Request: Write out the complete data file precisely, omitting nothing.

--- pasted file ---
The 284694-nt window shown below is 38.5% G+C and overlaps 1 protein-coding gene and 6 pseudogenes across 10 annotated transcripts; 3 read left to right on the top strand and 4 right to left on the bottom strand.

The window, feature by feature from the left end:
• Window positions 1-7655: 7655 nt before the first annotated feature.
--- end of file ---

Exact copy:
The 284694-nt window shown below is 38.5% G+C and overlaps 1 protein-coding gene and 6 pseudogenes across 10 annotated transcripts; 3 read left to right on the top strand and 4 right to left on the bottom strand.

The window, feature by feature from the left end:
• Window positions 1-7655: 7655 nt before the first annotated feature.